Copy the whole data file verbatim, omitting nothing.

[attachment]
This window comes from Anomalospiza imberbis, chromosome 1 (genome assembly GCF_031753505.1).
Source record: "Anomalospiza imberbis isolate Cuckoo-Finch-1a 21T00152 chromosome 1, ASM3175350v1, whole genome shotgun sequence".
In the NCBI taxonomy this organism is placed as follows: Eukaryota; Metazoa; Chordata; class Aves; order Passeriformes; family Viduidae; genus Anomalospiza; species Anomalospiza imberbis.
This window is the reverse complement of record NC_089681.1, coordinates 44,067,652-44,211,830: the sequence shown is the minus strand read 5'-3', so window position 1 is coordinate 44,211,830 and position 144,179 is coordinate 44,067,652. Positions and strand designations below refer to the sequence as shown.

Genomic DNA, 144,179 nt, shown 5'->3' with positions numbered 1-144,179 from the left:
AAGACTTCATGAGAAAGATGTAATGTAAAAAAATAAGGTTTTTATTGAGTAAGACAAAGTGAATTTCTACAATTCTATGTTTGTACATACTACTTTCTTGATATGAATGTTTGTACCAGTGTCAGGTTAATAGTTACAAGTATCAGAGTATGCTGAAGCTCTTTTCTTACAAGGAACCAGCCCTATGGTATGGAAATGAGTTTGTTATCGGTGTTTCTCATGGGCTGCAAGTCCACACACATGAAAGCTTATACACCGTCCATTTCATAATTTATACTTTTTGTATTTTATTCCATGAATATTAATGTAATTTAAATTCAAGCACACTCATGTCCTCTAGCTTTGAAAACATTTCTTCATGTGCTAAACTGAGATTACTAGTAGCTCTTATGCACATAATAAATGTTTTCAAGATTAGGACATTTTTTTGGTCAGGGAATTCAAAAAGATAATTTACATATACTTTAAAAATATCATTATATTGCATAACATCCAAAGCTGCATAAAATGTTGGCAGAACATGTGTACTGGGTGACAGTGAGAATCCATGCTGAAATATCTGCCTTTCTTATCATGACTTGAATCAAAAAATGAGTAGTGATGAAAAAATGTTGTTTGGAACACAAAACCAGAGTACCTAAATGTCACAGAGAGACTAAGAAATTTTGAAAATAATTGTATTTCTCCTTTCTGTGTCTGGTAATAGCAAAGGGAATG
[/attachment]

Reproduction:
This window comes from Anomalospiza imberbis, chromosome 1 (genome assembly GCF_031753505.1).
Source record: "Anomalospiza imberbis isolate Cuckoo-Finch-1a 21T00152 chromosome 1, ASM3175350v1, whole genome shotgun sequence".
In the NCBI taxonomy this organism is placed as follows: Eukaryota; Metazoa; Chordata; class Aves; order Passeriformes; family Viduidae; genus Anomalospiza; species Anomalospiza imberbis.
This window is the reverse complement of record NC_089681.1, coordinates 44,067,652-44,211,830: the sequence shown is the minus strand read 5'-3', so window position 1 is coordinate 44,211,830 and position 144,179 is coordinate 44,067,652. Positions and strand designations below refer to the sequence as shown.

Genomic DNA, 144,179 nt, shown 5'->3' with positions numbered 1-144,179 from the left:
AAGACTTCATGAGAAAGATGTAATGTAAAAAAATAAGGTTTTTATTGAGTAAGACAAAGTGAATTTCTACAATTCTATGTTTGTACATACTACTTTCTTGATATGAATGTTTGTACCAGTGTCAGGTTAATAGTTACAAGTATCAGAGTATGCTGAAGCTCTTTTCTTACAAGGAACCAGCCCTATGGTATGGAAATGAGTTTGTTATCGGTGTTTCTCATGGGCTGCAAGTCCACACACATGAAAGCTTATACACCGTCCATTTCATAATTTATACTTTTTGTATTTTATTCCATGAATATTAATGTAATTTAAATTCAAGCACACTCATGTCCTCTAGCTTTGAAAACATTTCTTCATGTGCTAAACTGAGATTACTAGTAGCTCTTATGCACATAATAAATGTTTTCAAGATTAGGACATTTTTTTGGTCAGGGAATTCAAAAAGATAATTTACATATACTTTAAAAATATCATTATATTGCATAACATCCAAAGCTGCATAAAATGTTGGCAGAACATGTGTACTGGGTGACAGTGAGAATCCATGCTGAAATATCTGCCTTTCTTATCATGACTTGAATCAAAAAATGAGTAGTGATGAAAAAATGTTGTTTGGAACACAAAACCAGAGTACCTAAATGTCACAGAGAGACTAAGAAATTTTGAAAATAATTGTATTTCTCCTTTCTGTGTCTGGTAATAGCAAAGGGAATG